U.S. corporations have had to stop manufacturing operations in Puerto Rico, the U.S. Caribbean island colony, as emergency workers struggle to reestablish clean water, phone service, and electric power for the 3.5 million residents of the island wrecked by Hurricane Maria last Wednesday.
"Our sites are not operating at this time," said Daniel Turner, a spokesman for the former DuPont Co. businesses of DowDuPont, which has facilities for its farm sales businesses in Salinas on the south coast and Manatí in the north, and an electronics and communications equipment plant, also in Manatí. The company is "working to support" its 440 workers on the island, who avoided injury, "during this difficult time, and are in the process of shipping generators, food, water, and other key supplies to the island."
Puerto Rico is known especially as a drug manufacturing center. At least eight U.S. and two European pharma giants have plants around the island, according to the Pharmaceutical Industry Association of Puerto Rico. Food and Drug Administration commissioner Scott Gottlieb said last Friday that his agency is "working closely with pharmaceutical and device companies with manufacturing sites in Puerto Rico to prevent shortages of medically necessary drugs and devices."
The nation's biggest drugmakers were drawn to Puerto Rico in part by federal and local tax breaks. Johnson & Johnson, which earns a billion dollars in after-tax profits every three weeks, had a negative tax liability (net credits) last year of $7.8 million, combined, from its facilities in Puerto Rico and in a second island tax haven, Ireland, according to the company's annual report.
Johnson & Johnson representatives did not return calls on the status of at least seven J&J plants in Puerto Rico, including its McNeil Healthcare LLC plant in Las Piedras, on the eastern coast, which took over production of pharmaceuticals from the J&J McNeil plant in Fort Washington when it was closed from 2011 through 2015 for safety violations; and the Lifescan Products plant on the island's west coast in Aguadilla, cited by Gov. Ricardo Rosselló as one of several towns where his government had been unable to reach anyone as of last weekend.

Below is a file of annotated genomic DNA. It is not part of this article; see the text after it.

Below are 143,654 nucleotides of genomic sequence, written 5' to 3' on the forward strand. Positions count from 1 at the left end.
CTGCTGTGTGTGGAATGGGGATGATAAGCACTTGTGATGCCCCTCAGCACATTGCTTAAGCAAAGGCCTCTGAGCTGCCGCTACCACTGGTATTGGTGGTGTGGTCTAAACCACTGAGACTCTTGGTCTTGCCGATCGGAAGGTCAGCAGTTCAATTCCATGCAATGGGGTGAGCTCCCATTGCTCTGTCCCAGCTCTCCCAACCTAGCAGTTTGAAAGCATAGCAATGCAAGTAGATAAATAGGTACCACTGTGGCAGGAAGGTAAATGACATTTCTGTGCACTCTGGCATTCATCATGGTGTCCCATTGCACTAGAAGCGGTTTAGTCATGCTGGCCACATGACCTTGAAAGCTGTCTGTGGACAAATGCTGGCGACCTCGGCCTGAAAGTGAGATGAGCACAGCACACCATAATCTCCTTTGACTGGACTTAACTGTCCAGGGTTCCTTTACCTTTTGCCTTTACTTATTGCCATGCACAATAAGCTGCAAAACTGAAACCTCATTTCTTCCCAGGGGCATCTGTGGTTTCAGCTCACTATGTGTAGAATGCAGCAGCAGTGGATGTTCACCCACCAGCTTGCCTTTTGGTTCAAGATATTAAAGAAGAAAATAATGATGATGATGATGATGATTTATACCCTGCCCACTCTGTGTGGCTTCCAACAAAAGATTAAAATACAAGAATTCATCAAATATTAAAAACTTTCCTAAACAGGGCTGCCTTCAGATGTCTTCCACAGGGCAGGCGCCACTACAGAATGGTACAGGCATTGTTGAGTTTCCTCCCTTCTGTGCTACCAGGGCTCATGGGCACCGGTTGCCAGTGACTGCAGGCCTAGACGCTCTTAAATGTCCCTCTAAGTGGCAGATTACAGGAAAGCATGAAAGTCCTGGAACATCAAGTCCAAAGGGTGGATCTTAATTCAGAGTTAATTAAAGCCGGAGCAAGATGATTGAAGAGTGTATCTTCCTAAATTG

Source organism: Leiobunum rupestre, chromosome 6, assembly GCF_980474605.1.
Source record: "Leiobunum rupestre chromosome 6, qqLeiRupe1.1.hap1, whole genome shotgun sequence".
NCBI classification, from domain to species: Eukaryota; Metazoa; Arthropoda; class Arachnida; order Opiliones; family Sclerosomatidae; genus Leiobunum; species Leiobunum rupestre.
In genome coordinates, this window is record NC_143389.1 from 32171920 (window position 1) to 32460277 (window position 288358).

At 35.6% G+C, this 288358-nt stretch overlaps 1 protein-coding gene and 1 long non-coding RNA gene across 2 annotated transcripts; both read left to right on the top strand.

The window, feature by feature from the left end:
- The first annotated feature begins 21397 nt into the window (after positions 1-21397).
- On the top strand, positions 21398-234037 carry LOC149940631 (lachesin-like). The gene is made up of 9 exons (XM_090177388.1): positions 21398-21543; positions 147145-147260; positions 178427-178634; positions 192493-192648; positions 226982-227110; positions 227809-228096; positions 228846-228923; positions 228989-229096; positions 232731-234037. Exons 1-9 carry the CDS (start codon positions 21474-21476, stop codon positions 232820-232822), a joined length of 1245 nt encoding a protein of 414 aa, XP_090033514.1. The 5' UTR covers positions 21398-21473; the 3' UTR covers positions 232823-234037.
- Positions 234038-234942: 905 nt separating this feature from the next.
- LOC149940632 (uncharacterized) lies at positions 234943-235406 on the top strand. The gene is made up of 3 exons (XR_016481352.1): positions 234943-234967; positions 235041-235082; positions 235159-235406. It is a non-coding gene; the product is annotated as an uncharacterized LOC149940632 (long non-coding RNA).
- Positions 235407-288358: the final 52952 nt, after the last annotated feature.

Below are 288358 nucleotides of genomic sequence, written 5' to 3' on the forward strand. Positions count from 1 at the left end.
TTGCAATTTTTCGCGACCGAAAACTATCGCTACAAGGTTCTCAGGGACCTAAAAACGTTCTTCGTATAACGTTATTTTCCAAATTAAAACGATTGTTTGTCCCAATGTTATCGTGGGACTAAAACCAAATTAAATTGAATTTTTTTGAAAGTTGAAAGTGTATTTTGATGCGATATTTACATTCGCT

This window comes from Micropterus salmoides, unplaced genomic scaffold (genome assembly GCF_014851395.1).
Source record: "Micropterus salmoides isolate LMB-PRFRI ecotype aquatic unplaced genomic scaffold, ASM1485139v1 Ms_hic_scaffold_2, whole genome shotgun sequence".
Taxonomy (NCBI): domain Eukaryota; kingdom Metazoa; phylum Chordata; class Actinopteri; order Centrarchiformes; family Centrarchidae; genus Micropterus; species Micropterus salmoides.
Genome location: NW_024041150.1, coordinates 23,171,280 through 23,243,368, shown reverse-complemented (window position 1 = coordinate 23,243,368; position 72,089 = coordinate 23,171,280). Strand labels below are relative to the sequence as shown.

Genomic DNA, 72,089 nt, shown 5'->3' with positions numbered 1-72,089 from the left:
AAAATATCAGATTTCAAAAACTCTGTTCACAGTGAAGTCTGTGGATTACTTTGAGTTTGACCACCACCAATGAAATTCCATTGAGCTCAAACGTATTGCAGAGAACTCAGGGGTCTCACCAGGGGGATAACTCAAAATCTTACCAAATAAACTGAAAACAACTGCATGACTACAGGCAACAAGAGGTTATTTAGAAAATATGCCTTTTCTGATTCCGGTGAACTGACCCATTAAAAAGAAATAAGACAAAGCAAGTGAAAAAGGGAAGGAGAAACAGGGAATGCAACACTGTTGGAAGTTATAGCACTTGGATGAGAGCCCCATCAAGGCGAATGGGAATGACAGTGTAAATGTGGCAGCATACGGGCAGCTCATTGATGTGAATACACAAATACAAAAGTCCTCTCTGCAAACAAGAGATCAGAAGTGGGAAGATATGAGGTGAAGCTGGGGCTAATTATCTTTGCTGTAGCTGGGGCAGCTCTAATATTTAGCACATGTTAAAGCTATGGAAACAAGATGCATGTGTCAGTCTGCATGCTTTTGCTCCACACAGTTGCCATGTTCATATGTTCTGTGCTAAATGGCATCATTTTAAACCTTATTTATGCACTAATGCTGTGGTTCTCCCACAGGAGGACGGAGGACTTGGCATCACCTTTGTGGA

"We have a fantastic presence" in Puerto Rico, said Dominic J. Caruso, CFO of the New Jersey-based drug and medical equipment maker, in a conference call with investors Sept. 13, after Hurricanes Harvey and Irma had skirted the island, but before it took a direct hit from Maria. As of that date, Caruso said, he was more worried about Florida medical patients canceling elective surgery using J&J products and devices because of Irma damage there than about his company's Puerto Rico plants.
At AstraZeneca, the island's basic communications, road, and utility problems have kept all the company's 250 Puerto Rico workers except a skeleton storm crew from reaching facilities, including the "critically important" Canóvanas plant east of San Juan, where the company makes the anticholesterol drug Crestor, said spokeswoman Alexandra Engel from the company's U.S. headquarters in Fairfax, Del. "We are still in the process of formally assessing the site. However, we believe that given the magnitude of the storm, the facility fared well."
"We remain committed to our facility in Puerto Rico," and the company expects the facilities to reopen fully "as soon as it is appropriate."
How soon will factories reopen? "Critical manufacturing areas" at the Amgen plant in Juncos were "not significantly" damaged by the storm, according to a preliminary assessment, said Esteban Santos, executive vice president for operations at the pioneering genetic therapy company, in a statement Monday.
But with the island power grid expected to be at least partly down past Christmas, Santos said, he will have to rely on backup generators to help hundreds of Amgen workers "return its operations in Puerto Rico to normal as quickly as possible." Santos also said the company has backup production capacity at other plants off the island, plus inventory sufficient to meet patient demand. Amgen's charitable foundation pledged $3 million to support Hurricane Maria relief efforts, plus $2 million for long-term rebuilding.